"And did it not occur to you that the real reason why woman gave so much thought to devices for enhancing her beauty was simply that, owing to her economic dependence on man's favor, a woman's face was her fortune, and that the reason men were so careless for the most part as to their personal appearance was that their fortune in no way depended on their beauty; and that even when it came to commending themselves to the favor of the other sex their economic position told more potently in their favor than any question of personal advantages? Surely this obvious consideration fully explained woman's greater devotion to personal adornment, without assuming any difference whatever in the natural endowment of the sexes as to vanity."

"And consequently," I put in, "when women ceased any more to depend for their economic welfare upon men's favor, it ceased to be their main aim in life to make themselves attractive to men's eyes?"

"Precisely so, to their unspeakable gain in comfort, dignity, and freedom of mind for more important interests."

"But to the diminution, I suspect, of the picturesqueness of the social panorama?"

"Not at all, but most decidedly to its notable advantage. So far as we can judge, what claim the women of your period had to be regarded as attractive was achieved distinctly in spite of their efforts to make themselves so. Let us recall that we are talking about that excessive concern of women for the enhancement of their charms which led to a mad race after effect that for the most part defeated the end sought. Take away the economic motive which made women's attractiveness to men a means of getting on in life, and there remained Nature's impulse to attract the admiration of the other sex, a motive quite strong enough for beauty's end, and the more effective for not being too strong."

"It is easy enough to see," I said, "why the economic independence of women should have had the effect of moderating to a reasonable measure their interest in personal adornment; but why should it have operated in the opposite direction upon men, in making them more attentive to dress and personal appearance than before?"

"For the simple reason that their economic superiority to women having disappeared, they must henceforth depend wholly upon personal attractiveness if they would either win the favor of women or retain it when won."



"It occurs to me, doctor," I said, "that it would have been even better worth the while of a woman of my day to have slept over till now than for me, seeing that the establishment of economic equality seems to have meant for more for women than for men."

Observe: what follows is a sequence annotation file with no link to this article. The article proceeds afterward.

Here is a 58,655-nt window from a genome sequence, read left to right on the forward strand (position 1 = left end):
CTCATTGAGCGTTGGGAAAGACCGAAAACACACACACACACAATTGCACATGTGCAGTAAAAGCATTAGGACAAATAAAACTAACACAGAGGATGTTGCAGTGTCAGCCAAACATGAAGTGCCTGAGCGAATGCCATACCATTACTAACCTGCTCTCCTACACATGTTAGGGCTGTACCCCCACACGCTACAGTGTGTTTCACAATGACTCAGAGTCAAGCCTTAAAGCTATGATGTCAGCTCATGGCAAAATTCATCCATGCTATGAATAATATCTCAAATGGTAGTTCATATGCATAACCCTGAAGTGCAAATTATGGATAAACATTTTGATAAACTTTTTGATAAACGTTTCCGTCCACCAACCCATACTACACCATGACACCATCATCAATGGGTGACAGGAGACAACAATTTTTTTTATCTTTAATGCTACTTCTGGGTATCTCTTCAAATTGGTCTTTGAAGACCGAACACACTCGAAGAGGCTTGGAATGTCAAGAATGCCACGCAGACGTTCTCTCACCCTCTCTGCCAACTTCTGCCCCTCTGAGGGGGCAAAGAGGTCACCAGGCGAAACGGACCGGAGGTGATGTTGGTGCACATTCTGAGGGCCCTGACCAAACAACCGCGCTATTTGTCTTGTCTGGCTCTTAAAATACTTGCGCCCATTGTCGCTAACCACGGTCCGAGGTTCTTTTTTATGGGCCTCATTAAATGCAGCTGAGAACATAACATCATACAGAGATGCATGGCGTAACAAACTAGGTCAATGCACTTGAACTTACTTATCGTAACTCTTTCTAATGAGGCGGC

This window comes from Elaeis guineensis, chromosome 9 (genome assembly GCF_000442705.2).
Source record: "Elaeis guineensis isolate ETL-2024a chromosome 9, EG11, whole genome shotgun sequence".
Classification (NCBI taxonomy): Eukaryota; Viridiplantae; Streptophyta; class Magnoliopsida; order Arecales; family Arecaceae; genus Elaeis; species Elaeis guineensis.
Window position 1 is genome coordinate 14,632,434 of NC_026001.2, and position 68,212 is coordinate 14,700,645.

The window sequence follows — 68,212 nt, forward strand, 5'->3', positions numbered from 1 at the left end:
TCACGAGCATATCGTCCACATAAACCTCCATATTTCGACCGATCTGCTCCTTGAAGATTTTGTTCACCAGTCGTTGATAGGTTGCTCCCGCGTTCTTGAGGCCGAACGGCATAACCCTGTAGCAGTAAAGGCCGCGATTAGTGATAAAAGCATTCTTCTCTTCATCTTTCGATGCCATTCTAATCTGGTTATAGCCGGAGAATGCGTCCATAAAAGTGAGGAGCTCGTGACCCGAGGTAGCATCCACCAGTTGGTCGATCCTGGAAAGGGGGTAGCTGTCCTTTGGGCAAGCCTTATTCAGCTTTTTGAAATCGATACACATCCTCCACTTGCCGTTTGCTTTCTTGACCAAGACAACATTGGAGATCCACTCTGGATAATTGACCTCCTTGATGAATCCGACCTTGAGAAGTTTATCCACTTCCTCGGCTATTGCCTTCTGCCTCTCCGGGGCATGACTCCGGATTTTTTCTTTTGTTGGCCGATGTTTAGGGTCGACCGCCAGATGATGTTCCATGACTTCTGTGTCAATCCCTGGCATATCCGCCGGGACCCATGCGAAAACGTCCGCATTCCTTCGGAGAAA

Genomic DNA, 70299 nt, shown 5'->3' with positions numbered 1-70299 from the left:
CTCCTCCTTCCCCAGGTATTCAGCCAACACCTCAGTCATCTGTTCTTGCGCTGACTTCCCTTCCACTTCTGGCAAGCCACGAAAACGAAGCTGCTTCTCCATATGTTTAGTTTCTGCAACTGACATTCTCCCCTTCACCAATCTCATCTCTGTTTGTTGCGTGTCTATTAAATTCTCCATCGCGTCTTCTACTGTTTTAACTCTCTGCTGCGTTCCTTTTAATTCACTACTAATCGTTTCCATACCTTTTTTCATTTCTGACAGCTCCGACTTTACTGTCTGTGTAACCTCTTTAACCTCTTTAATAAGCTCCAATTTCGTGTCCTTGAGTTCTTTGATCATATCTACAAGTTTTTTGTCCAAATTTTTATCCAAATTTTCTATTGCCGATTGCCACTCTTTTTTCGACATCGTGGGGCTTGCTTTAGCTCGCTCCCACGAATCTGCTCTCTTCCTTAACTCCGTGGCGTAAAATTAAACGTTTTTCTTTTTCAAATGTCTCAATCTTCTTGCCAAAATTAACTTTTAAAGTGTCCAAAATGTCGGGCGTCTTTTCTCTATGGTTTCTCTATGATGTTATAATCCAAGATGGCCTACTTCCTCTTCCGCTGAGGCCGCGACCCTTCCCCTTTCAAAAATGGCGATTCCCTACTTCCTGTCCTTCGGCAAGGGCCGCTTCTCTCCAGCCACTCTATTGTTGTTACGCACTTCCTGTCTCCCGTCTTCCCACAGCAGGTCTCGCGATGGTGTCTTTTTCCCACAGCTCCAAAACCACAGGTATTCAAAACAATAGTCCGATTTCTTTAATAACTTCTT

"Edith would perhaps not have been pleased with the substitution," said the doctor; "but really there is much in what you say, for the establishment of economic equality did in fact mean incomparably more for women than for men. In your day the condition of the mass of men was abject as compared with their present state, but the lot of women was abject as compared with that of the men. The most of men were indeed the servants of the rich, but the woman was subject to the man whether he were rich or poor, and in the latter and more common case was thus the servant of a servant. However low down in poverty a man might be, he had one or more lower even than he in the persons of the women dependent on him and subject to his will. At the very bottom of the social heap, bearing the accumulated burden of the whole mass, was woman. All the tyrannies of soul and mind and body which the race endured, weighed at last with cumulative force upon her. So far beneath even the mean estate of man was that of woman that it would have been a mighty uplift for her could she have only attained his level. But the great Revolution not merely lifted her to an equality with man but raised them both with the same mighty upthrust to a plane of moral dignity and material welfare as much above the former state of man as his former state had been above that of woman. If men then owe gratitude to the Revolution, how much greater must women esteem their debt to it! If to the men the voice of the Revolution was a call to a higher and nobler plane of living, to woman it was as the voice of God calling her to a new creation."

"Undoubtedly," I said, "the women of the poor had a pretty abject time of it, but the women of the rich certainly were not oppressed."

"The women of the rich," replied the doctor, "were numerically too insignificant a proportion of the mass of women to be worth considering in a general statement of woman's condition in your day. Nor, for that matter, do we consider their lot preferable to that of their poorer sisters. It is true that they did not endure physical hardship, but were, on the contrary, petted and spoiled by their men protectors like over-indulged children; but that seems to us not a sort of life to be desired. So far as we can learn from contemporary accounts and social pictures, the women of the rich lived in a hothouse atmosphere of adulation and affectation, altogether less favorable to moral or mental development than the harder conditions of the women of the poor. A woman of to-day, if she were doomed to go back to live in your world, would beg at least to be reincarnated as a scrub woman rather than as a wealthy woman of fashion. The latter rather than the former seems to us the sort of woman which most completely typified the degradation of the sex in your age."

As the same thought had occurred to me, even in my former life, I did not argue the point.

"The so-called woman movement, the beginning of the great transformation in her condition," continued the doctor, "was already making quite a stir in your day. You must have heard and seen much of it, and may have even known some of the noble women who were the early leaders."